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Seniors Rethink Post-Secondary Options as the Future Remains in Question

Oct 23, 2020

With many university classes being held online for the indefinite future, it almost makes you wonder if going to school next year is worth it.

Due to the online aspect of universities this year, many students are rethinking their post-secondary options. Mostly, this means taking a gap year and entering school later on. 

For some, it’s to make money to put towards a school year that is more ‘worthwhile’, and for others, the financial effects of COVID-19 have made paying for tuition a more difficult task. The economy has been on unstable ground since COVID-19 first became widespread in March, as millions of people lost their jobs on an international scale. 

College tuition was expensive before coronavirus, but now financing post-secondary education is even more of a struggle. According to a survey administered by the Census Bureau, 42 percent of college students neglecting to re-enroll are doing so because they are unable to pay for it in the world’s current economic climate.

Keller Armour, senior, plans to take a gap year after graduation.

“I have graduate friends who had their freshman year of college cut short because of the coronavirus, and knowing how that experience has affected them, I don’t wish to go through the same thing. My parents have impressed upon me a high standard for my first year of college and I don’t want that experience to be marred by COVID-19,” Armour said. 

Costs of tuition for a partially online school year are just another factor of Armour’s decision to study abroad after graduating.

“The gap year program I’ve found is significantly less expensive than the tuition prices for most universities, and it’s a huge comfort to me to know that I wouldn’t be heading into my freshman year to both be sent home early and waste thousands of dollars to watch glitchy zoom calls from my bedroom at home,” said Armour.

Armour also hopes to make an impact on local communities, wherever he ends up.

“One key part of the program is community involvement, which is important to me as I’d really like to gain more experience in other communities on an international level. There are so many internship possibilities that could open up to me, as well,” said Armour. 

Ellie Holicky, senior, is considering spending a year in Australia before going off to college.

“I’m applying to schools this fall, and if I choose to take a gap year I might defer my acceptance until the following year,” said Holicky. “I know that next year there’s a chance our lives will still be somewhat different, so why not make things even more interesting?”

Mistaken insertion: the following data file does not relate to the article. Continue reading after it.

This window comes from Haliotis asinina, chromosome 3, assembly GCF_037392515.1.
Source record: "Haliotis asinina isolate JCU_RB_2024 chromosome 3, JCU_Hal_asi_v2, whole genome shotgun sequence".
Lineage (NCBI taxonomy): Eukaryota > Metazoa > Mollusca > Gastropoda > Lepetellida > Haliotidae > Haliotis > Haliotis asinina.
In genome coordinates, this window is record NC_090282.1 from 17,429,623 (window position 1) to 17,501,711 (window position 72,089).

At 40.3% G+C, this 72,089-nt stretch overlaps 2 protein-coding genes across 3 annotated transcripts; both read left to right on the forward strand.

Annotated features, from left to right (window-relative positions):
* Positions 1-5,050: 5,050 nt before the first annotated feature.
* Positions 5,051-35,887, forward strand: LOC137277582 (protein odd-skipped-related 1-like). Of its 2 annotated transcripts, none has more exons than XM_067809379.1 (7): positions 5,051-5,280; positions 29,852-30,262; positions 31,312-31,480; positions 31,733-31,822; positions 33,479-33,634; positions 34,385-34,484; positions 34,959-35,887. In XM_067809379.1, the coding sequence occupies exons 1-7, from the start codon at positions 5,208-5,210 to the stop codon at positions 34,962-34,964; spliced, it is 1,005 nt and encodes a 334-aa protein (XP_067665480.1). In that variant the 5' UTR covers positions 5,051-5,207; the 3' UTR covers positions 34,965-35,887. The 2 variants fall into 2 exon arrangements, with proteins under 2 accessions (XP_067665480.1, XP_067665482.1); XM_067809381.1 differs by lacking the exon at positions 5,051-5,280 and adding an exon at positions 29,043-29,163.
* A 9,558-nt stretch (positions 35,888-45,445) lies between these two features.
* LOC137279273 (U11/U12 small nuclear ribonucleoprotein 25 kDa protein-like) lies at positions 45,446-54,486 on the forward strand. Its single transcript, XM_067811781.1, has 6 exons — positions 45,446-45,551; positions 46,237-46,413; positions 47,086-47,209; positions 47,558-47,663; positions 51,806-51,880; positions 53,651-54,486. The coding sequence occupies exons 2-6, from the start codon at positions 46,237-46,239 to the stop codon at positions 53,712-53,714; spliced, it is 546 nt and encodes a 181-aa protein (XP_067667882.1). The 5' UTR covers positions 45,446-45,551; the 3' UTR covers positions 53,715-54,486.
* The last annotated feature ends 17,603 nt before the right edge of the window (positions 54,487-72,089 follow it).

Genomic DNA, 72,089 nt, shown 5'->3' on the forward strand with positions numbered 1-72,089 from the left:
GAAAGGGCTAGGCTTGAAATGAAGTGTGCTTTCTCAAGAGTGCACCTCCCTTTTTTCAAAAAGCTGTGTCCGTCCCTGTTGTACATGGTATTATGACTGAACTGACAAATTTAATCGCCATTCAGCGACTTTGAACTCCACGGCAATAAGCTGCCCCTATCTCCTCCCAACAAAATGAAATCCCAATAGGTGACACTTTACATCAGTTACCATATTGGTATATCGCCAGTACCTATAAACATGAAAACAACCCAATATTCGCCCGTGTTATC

With Australia being so far away, Holicky knows it would be a daunting task to start over. However, she has faith that it’ll all work out. 

“I think taking a gap year would be super exciting and would be a great way to get me out of my comfort zone, as well as give me more perspective on the world and myself as a person,” said Holicky.

While HHS counselors aren’t faced with students planning to take a gap year as often as students planning to follow a typical post-secondary education path, they can still provide much-needed guidance. 

The school counselors from Hopkins support students in creating a plan that fits them best— If a gap year is best, then that will be the plan we support them with, said Xeev Xwm Vang, counselor.

However, Vang warns that there is an important distinction between a gap year, and simply taking a year off before enrolling in college. 

“A gap year is not work or taking a year off. A true gap year is when a student goes through a gap year program, which costs money and has tuition too,” said Vang.

As such, the decision to take a gap year is not one to take lightly, and instead requires substantial research.

“The purpose of a gap year is for the student to gain an experience and then someone to help the student understand how the experience impacts them. It is the meaning of the experience and how that promotes growth and development in career and life goals.” said Vang.

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